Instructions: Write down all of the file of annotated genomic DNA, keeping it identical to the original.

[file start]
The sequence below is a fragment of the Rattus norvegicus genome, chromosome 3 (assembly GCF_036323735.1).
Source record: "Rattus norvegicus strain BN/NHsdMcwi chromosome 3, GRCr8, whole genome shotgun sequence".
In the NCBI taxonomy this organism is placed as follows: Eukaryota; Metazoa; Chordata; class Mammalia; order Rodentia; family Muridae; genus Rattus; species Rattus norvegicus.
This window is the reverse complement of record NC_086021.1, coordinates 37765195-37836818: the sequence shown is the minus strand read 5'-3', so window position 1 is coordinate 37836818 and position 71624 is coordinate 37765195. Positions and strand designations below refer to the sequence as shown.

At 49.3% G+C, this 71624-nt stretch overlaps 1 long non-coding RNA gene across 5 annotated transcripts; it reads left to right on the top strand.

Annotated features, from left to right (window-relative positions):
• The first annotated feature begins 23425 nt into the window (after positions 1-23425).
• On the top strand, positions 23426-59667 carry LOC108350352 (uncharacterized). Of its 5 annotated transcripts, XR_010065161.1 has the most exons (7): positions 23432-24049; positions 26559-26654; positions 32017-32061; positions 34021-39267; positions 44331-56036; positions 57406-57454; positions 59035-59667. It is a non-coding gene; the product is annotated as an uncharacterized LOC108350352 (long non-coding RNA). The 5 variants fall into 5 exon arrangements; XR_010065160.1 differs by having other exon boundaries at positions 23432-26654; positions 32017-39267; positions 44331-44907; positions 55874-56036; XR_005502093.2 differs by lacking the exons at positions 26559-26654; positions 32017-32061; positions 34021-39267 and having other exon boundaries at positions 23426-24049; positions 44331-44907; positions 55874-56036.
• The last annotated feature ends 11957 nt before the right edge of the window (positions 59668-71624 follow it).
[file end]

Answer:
The sequence below is a fragment of the Rattus norvegicus genome, chromosome 3 (assembly GCF_036323735.1).
Source record: "Rattus norvegicus strain BN/NHsdMcwi chromosome 3, GRCr8, whole genome shotgun sequence".
In the NCBI taxonomy this organism is placed as follows: Eukaryota; Metazoa; Chordata; class Mammalia; order Rodentia; family Muridae; genus Rattus; species Rattus norvegicus.
This window is the reverse complement of record NC_086021.1, coordinates 37765195-37836818: the sequence shown is the minus strand read 5'-3', so window position 1 is coordinate 37836818 and position 71624 is coordinate 37765195. Positions and strand designations below refer to the sequence as shown.

At 49.3% G+C, this 71624-nt stretch overlaps 1 long non-coding RNA gene across 5 annotated transcripts; it reads left to right on the top strand.

Annotated features, from left to right (window-relative positions):
• The first annotated feature begins 23425 nt into the window (after positions 1-23425).
• On the top strand, positions 23426-59667 carry LOC108350352 (uncharacterized). Of its 5 annotated transcripts, XR_010065161.1 has the most exons (7): positions 23432-24049; positions 26559-26654; positions 32017-32061; positions 34021-39267; positions 44331-56036; positions 57406-57454; positions 59035-59667. It is a non-coding gene; the product is annotated as an uncharacterized LOC108350352 (long non-coding RNA). The 5 variants fall into 5 exon arrangements; XR_010065160.1 differs by having other exon boundaries at positions 23432-26654; positions 32017-39267; positions 44331-44907; positions 55874-56036; XR_005502093.2 differs by lacking the exons at positions 26559-26654; positions 32017-32061; positions 34021-39267 and having other exon boundaries at positions 23426-24049; positions 44331-44907; positions 55874-56036.
• The last annotated feature ends 11957 nt before the right edge of the window (positions 59668-71624 follow it).